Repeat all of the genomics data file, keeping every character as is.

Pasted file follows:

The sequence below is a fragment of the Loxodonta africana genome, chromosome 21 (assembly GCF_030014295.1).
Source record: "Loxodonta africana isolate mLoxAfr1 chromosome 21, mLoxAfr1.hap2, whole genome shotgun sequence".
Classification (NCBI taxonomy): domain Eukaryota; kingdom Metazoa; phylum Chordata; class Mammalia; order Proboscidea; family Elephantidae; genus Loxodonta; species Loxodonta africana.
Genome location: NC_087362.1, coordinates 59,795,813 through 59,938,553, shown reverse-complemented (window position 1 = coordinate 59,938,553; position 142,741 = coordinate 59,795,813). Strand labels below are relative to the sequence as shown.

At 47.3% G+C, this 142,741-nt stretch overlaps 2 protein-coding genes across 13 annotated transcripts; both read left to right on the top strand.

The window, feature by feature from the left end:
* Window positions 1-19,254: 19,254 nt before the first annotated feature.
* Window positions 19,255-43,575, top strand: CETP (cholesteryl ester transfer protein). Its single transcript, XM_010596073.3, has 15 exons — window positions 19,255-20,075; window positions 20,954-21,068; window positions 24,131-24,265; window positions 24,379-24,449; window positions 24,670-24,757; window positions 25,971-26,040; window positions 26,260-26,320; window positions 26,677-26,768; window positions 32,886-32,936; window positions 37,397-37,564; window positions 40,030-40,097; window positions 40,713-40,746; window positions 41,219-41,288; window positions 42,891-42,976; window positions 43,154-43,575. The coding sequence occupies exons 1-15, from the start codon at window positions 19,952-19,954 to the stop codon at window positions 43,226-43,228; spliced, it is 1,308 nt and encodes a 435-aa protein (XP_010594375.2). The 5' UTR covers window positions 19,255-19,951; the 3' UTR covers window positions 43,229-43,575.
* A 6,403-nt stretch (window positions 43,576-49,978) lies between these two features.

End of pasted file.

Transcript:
The sequence below is a fragment of the Loxodonta africana genome, chromosome 21 (assembly GCF_030014295.1).
Source record: "Loxodonta africana isolate mLoxAfr1 chromosome 21, mLoxAfr1.hap2, whole genome shotgun sequence".
Classification (NCBI taxonomy): domain Eukaryota; kingdom Metazoa; phylum Chordata; class Mammalia; order Proboscidea; family Elephantidae; genus Loxodonta; species Loxodonta africana.
Genome location: NC_087362.1, coordinates 59,795,813 through 59,938,553, shown reverse-complemented (window position 1 = coordinate 59,938,553; position 142,741 = coordinate 59,795,813). Strand labels below are relative to the sequence as shown.

At 47.3% G+C, this 142,741-nt stretch overlaps 2 protein-coding genes across 13 annotated transcripts; both read left to right on the top strand.

The window, feature by feature from the left end:
* Window positions 1-19,254: 19,254 nt before the first annotated feature.
* Window positions 19,255-43,575, top strand: CETP (cholesteryl ester transfer protein). Its single transcript, XM_010596073.3, has 15 exons — window positions 19,255-20,075; window positions 20,954-21,068; window positions 24,131-24,265; window positions 24,379-24,449; window positions 24,670-24,757; window positions 25,971-26,040; window positions 26,260-26,320; window positions 26,677-26,768; window positions 32,886-32,936; window positions 37,397-37,564; window positions 40,030-40,097; window positions 40,713-40,746; window positions 41,219-41,288; window positions 42,891-42,976; window positions 43,154-43,575. The coding sequence occupies exons 1-15, from the start codon at window positions 19,952-19,954 to the stop codon at window positions 43,226-43,228; spliced, it is 1,308 nt and encodes a 435-aa protein (XP_010594375.2). The 5' UTR covers window positions 19,255-19,951; the 3' UTR covers window positions 43,229-43,575.
* A 6,403-nt stretch (window positions 43,576-49,978) lies between these two features.